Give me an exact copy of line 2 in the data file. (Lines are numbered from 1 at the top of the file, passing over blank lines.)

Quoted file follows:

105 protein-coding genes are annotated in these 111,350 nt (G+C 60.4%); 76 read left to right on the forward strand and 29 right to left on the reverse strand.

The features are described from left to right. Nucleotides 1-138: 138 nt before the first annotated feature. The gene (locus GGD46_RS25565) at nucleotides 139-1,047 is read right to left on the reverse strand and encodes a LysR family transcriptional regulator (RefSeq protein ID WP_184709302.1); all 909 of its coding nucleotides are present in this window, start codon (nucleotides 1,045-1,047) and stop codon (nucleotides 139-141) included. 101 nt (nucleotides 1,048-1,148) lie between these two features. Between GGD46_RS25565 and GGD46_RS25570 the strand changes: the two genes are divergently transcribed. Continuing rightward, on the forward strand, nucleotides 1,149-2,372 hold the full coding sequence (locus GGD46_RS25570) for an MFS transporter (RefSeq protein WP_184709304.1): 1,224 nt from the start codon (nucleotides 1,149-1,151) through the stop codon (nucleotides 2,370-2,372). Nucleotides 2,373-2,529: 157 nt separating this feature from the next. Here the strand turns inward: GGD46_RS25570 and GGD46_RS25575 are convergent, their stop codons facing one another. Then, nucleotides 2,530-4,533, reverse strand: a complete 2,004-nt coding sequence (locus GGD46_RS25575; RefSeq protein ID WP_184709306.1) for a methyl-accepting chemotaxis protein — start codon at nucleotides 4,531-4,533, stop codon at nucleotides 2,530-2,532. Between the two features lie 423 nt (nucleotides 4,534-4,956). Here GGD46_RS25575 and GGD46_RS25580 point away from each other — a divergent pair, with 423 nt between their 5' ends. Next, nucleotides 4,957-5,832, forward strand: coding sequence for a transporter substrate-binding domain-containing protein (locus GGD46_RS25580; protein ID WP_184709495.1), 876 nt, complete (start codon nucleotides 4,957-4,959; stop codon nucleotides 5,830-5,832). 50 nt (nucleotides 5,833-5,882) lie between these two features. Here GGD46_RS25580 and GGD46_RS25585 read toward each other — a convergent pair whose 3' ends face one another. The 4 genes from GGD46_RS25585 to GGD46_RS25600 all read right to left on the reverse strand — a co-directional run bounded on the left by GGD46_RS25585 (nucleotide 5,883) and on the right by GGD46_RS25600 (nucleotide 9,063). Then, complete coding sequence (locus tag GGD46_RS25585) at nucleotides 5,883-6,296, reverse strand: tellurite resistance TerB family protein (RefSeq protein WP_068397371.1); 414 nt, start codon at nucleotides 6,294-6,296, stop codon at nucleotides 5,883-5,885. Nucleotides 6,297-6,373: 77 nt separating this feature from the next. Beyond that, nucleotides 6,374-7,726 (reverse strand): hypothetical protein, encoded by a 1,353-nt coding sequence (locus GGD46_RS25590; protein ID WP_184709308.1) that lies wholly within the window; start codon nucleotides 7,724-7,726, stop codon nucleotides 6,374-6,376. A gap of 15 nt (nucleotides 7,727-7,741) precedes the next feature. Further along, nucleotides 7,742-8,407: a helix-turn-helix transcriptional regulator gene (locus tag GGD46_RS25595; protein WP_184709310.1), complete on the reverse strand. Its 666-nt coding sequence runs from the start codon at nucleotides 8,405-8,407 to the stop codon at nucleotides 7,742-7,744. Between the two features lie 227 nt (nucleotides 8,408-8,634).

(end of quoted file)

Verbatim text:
The features are described from left to right. Nucleotides 1-138: 138 nt before the first annotated feature. The gene (locus GGD46_RS25565) at nucleotides 139-1,047 is read right to left on the reverse strand and encodes a LysR family transcriptional regulator (RefSeq protein ID WP_184709302.1); all 909 of its coding nucleotides are present in this window, start codon (nucleotides 1,045-1,047) and stop codon (nucleotides 139-141) included. 101 nt (nucleotides 1,048-1,148) lie between these two features. Between GGD46_RS25565 and GGD46_RS25570 the strand changes: the two genes are divergently transcribed. Continuing rightward, on the forward strand, nucleotides 1,149-2,372 hold the full coding sequence (locus GGD46_RS25570) for an MFS transporter (RefSeq protein WP_184709304.1): 1,224 nt from the start codon (nucleotides 1,149-1,151) through the stop codon (nucleotides 2,370-2,372). Nucleotides 2,373-2,529: 157 nt separating this feature from the next. Here the strand turns inward: GGD46_RS25570 and GGD46_RS25575 are convergent, their stop codons facing one another. Then, nucleotides 2,530-4,533, reverse strand: a complete 2,004-nt coding sequence (locus GGD46_RS25575; RefSeq protein ID WP_184709306.1) for a methyl-accepting chemotaxis protein — start codon at nucleotides 4,531-4,533, stop codon at nucleotides 2,530-2,532. Between the two features lie 423 nt (nucleotides 4,534-4,956). Here GGD46_RS25575 and GGD46_RS25580 point away from each other — a divergent pair, with 423 nt between their 5' ends. Next, nucleotides 4,957-5,832, forward strand: coding sequence for a transporter substrate-binding domain-containing protein (locus GGD46_RS25580; protein ID WP_184709495.1), 876 nt, complete (start codon nucleotides 4,957-4,959; stop codon nucleotides 5,830-5,832). 50 nt (nucleotides 5,833-5,882) lie between these two features. Here GGD46_RS25580 and GGD46_RS25585 read toward each other — a convergent pair whose 3' ends face one another. The 4 genes from GGD46_RS25585 to GGD46_RS25600 all read right to left on the reverse strand — a co-directional run bounded on the left by GGD46_RS25585 (nucleotide 5,883) and on the right by GGD46_RS25600 (nucleotide 9,063). Then, complete coding sequence (locus tag GGD46_RS25585) at nucleotides 5,883-6,296, reverse strand: tellurite resistance TerB family protein (RefSeq protein WP_068397371.1); 414 nt, start codon at nucleotides 6,294-6,296, stop codon at nucleotides 5,883-5,885. Nucleotides 6,297-6,373: 77 nt separating this feature from the next. Beyond that, nucleotides 6,374-7,726 (reverse strand): hypothetical protein, encoded by a 1,353-nt coding sequence (locus GGD46_RS25590; protein ID WP_184709308.1) that lies wholly within the window; start codon nucleotides 7,724-7,726, stop codon nucleotides 6,374-6,376. A gap of 15 nt (nucleotides 7,727-7,741) precedes the next feature. Further along, nucleotides 7,742-8,407: a helix-turn-helix transcriptional regulator gene (locus tag GGD46_RS25595; protein WP_184709310.1), complete on the reverse strand. Its 666-nt coding sequence runs from the start codon at nucleotides 8,405-8,407 to the stop codon at nucleotides 7,742-7,744. Between the two features lie 227 nt (nucleotides 8,408-8,634).